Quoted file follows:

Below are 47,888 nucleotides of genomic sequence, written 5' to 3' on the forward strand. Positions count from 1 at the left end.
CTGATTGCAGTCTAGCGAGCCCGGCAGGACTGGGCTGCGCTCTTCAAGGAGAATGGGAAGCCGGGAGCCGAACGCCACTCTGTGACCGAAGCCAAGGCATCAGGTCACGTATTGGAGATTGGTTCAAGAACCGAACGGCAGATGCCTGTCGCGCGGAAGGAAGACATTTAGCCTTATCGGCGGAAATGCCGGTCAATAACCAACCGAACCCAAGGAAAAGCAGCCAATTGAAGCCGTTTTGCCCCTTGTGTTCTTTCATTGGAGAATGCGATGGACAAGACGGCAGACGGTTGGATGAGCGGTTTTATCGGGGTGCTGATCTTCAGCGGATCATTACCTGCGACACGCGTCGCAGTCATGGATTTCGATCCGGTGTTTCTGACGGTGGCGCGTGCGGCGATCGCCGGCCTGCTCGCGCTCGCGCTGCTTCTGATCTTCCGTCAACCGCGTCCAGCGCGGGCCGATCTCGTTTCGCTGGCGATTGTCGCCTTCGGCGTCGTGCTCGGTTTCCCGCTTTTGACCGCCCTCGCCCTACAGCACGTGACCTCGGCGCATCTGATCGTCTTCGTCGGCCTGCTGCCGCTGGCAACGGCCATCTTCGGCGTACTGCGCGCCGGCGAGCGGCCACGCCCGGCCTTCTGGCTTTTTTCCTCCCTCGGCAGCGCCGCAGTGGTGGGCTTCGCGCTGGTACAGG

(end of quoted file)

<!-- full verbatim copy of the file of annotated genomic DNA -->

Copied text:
Below are 47,888 nucleotides of genomic sequence, written 5' to 3' on the forward strand. Positions count from 1 at the left end.
CTGATTGCAGTCTAGCGAGCCCGGCAGGACTGGGCTGCGCTCTTCAAGGAGAATGGGAAGCCGGGAGCCGAACGCCACTCTGTGACCGAAGCCAAGGCATCAGGTCACGTATTGGAGATTGGTTCAAGAACCGAACGGCAGATGCCTGTCGCGCGGAAGGAAGACATTTAGCCTTATCGGCGGAAATGCCGGTCAATAACCAACCGAACCCAAGGAAAAGCAGCCAATTGAAGCCGTTTTGCCCCTTGTGTTCTTTCATTGGAGAATGCGATGGACAAGACGGCAGACGGTTGGATGAGCGGTTTTATCGGGGTGCTGATCTTCAGCGGATCATTACCTGCGACACGCGTCGCAGTCATGGATTTCGATCCGGTGTTTCTGACGGTGGCGCGTGCGGCGATCGCCGGCCTGCTCGCGCTCGCGCTGCTTCTGATCTTCCGTCAACCGCGTCCAGCGCGGGCCGATCTCGTTTCGCTGGCGATTGTCGCCTTCGGCGTCGTGCTCGGTTTCCCGCTTTTGACCGCCCTCGCCCTACAGCACGTGACCTCGGCGCATCTGATCGTCTTCGTCGGCCTGCTGCCGCTGGCAACGGCCATCTTCGGCGTACTGCGCGCCGGCGAGCGGCCACGCCCGGCCTTCTGGCTTTTTTCCTCCCTCGGCAGCGCCGCAGTGGTGGGCTTCGCGCTGGTACAGG